Rock and roll rancher
Stagecoach — Beef is not what’s for dinner, at least not at Jon Gibbs’s house.
After a long day of tending to cattle on his ranch, Gibbs comes to the dinner table where his vegetarian wife Heidi has prepared veggie burgers.
“I’ll take what I can get,” Gibbs said.
Gibbs confesses he has taken a liking to many vegetarian dishes, but after eating, he is usually hungry again in a few hours.
With a schedule like his, it’s easy to understand why.
As a full-time rancher on the 470-acre Bar GS Ranch on Henderson Park Road in the Stagecoach area, Gibbs spends most of his time mending fences and tending to meadows and the cattle that feed there.
Gibbs is also a father of two, a 4-year-old girl, Mayana, and 1-year-old boy, Nyle. On top of that, he is a local rock star, performing with two local bands.
He came to Steamboat Springs in 1990 from Connecticut to attend Colorado Mountain College and ski.
His father Dick Gibbs had lived in Colorado before and recommended it. And when he brought the young Gibbs to Steamboat Springs, he purchased a small portion of land from area rancher Bruce Henderson for his son to live on.
As Jon got acquainted with Henderson, he gradually learned the basics of ranching. As he had not selected a major at CMC, he soon found himself working full-time on the ranch, and gave up college.
“I would never last behind a desk,” Gibbs said. “There’s just no hope for me there. I love being outside, and I enjoy working with the animals.”
Dick Gibbs said Jon had not had much agricultural training before moving onto the ranch.
“He was mostly interested in music,” Dick Gibbs said. “He really didn’t know what he wanted to do at college.”
But Gibbs had found his niche. He could work on the ranch in the day, and play music at night. He began singing and playing lead guitar in a local western/rock band called Steelhead, and later another band called Duckbutter.
As his bands toured all over Northwest Colorado, his ranch was also flourishing.
Word of successful ranching got back to Gibbs’ parents, and in 1995, Dick and Joan Gibbs decided to retire and move to Steamboat Springs to join him.
Now they live on the Bar GS Ranch about half a mile away from their son.
“It’s different living on the farm with my parents,” Gibbs said candidly. “I had to make some adjustments, that’s for sure.”
Now Gibbs and his father sometimes work side by side.
“Jon and I like working together,” Dick said. “But all I do is just stand to one side and open the gates for him. I’ve turned pretty much everything over to him.”
On the ranch in the winter, Gibbs has more free time to spend with his wife and children. He has already taught Mayana to ski the “green” slopes of Mount Werner. But Gibbs said he only skis when he is with her.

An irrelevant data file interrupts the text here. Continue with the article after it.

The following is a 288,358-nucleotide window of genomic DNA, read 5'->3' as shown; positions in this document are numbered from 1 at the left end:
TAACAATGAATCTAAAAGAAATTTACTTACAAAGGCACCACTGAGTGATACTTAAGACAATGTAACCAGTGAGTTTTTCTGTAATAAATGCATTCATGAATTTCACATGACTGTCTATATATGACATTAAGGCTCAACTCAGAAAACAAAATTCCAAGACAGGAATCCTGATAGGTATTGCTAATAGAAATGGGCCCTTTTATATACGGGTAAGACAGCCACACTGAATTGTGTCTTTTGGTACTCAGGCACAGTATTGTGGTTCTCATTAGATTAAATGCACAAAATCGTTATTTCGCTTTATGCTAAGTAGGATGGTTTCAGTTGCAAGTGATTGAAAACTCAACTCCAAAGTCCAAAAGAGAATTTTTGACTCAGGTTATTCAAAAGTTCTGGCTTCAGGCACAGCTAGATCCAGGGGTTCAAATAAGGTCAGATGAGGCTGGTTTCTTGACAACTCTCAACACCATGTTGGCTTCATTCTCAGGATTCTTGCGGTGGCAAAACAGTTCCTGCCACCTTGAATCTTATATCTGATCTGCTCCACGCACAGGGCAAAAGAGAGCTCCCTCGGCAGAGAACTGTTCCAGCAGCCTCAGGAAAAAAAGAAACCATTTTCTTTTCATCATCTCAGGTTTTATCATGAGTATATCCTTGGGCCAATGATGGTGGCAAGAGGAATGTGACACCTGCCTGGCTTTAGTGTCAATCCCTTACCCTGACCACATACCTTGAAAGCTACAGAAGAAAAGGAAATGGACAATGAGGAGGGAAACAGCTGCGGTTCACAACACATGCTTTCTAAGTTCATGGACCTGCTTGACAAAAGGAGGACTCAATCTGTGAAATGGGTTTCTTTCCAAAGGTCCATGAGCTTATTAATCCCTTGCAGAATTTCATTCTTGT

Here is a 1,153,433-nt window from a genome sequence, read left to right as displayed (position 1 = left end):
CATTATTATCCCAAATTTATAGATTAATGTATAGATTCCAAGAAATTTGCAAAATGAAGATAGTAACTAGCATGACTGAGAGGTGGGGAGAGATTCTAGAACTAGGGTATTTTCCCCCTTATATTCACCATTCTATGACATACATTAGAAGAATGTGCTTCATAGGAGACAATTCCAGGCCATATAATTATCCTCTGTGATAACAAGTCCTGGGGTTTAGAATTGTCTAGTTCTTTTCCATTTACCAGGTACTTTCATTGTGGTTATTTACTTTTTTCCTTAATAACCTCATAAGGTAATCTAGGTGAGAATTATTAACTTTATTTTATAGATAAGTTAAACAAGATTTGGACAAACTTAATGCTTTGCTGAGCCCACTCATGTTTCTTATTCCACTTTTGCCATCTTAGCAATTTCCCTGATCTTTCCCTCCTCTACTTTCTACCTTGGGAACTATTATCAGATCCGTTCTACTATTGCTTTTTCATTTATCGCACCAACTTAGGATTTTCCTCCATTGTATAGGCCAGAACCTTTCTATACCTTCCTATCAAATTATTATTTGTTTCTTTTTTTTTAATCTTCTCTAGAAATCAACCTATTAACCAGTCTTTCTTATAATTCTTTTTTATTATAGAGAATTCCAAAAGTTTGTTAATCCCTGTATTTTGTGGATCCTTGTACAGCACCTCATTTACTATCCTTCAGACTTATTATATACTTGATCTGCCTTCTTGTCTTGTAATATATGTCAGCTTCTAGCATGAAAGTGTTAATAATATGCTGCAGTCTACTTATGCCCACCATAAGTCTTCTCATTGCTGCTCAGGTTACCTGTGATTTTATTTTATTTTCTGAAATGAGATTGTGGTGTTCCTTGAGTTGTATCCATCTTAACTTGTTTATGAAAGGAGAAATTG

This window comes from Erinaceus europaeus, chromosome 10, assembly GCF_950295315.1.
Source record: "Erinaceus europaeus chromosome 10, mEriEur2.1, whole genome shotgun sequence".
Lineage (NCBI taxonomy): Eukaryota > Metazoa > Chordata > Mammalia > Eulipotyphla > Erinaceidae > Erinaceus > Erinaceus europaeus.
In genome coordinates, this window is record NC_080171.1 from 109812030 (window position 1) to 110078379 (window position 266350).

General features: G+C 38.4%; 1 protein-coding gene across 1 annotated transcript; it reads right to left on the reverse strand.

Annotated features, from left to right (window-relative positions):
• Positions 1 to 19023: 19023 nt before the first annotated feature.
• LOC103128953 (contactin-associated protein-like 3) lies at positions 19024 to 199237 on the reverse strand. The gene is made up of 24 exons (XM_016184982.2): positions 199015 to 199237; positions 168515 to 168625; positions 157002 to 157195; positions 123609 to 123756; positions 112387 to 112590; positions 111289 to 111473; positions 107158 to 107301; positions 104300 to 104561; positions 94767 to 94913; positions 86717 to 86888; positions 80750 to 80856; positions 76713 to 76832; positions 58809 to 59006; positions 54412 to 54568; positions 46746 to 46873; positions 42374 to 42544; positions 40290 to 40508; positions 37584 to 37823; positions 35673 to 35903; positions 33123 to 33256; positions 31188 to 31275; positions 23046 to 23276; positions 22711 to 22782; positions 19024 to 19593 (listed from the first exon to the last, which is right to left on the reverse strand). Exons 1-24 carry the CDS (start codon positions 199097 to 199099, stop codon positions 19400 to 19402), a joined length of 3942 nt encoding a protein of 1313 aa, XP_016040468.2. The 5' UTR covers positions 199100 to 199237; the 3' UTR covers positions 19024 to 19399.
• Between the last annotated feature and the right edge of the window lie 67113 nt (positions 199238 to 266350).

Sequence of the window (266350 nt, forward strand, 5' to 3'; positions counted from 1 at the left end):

“I’m a knuckle dragger,” Gibbs said. “There’s so much snow here, it’s so easy to just kick back and float.”
In the summer, it’s a different story on the ranch.
Gibbs has to irrigate and drag the meadows, mend “tons of fence,” bail hay and check the cows every two to three hours. And with the cows also come the tasks of vaccinating, branding and ear-tagging, all intense chores that require a great deal of strength and patience.
“We’re pretty in tune with our little cow herd,” Gibbs said. “It’s nice to have the calves born right here on the ranch. We name our calves too.”
Gibbs said one of his cows is named Joan after his mother. And, the two bulls on the ranch are named Cornelius and Black Magic, or sometimes Black Tragic if he isn’t acting right.
But as winter is still here, Gibbs is taking advantage of some of his free time. When not with his family, he is jamming with one of his two current bands in his farmhouse studio or at local bars or parties.
He plays lead guitar with the Smokehouse Band, a quartet and sometimes quintet that plays “old cowboy songs” ranging from covers of Willie Nelson to Johnny Cash to original tunes. Gibbs says the group is at its best when all five members are present, the fifth being a fiddle player.
Gibbs’ other band, Worried Men, is “more of a bar band.” While starting a show off much the same way the Smokehouse Band would, playing country songs, the band gradually evolves to Grateful Dead and Bob Dylan covers. And in the wee hours of the night, the band does something most people might not expect.
“That’s when we bust out the heavy metal,” Gibbs said. “We’ll bring out the Black Sabbath and the Metallica for the late-night crowd. By that time, everybody’s having such a good time, it doesn’t matter.”
“He’ll play anything,” said band mate Willie Samuelson. “That’s why I like playing with him. He’s really easy to get along with, and that’s why I like hanging out with him.”
Meanwhile back at the ranch, Gibbs must find time to sleep. As a dedicated father, rancher and musician, it seems impossible to get enough sleep. But as busy as he is, he still finds time to be a good neighbor.
“One time when my husband was out of town, he plowed my driveway so I could get out,” said Bonnie Porter, a neighbor of Gibbs. “He’s helped other people get unstuck with his tractor, and he helps with repairs on other ranches too.
“If anyone needs anything, Jon is pretty much there.”
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Colorado’s House of Representatives on Monday passed House Bill 1232, which aims to provide a lower-cost, higher-quality health insurance option for the individual and small group markets on the state’s health insurance exchange.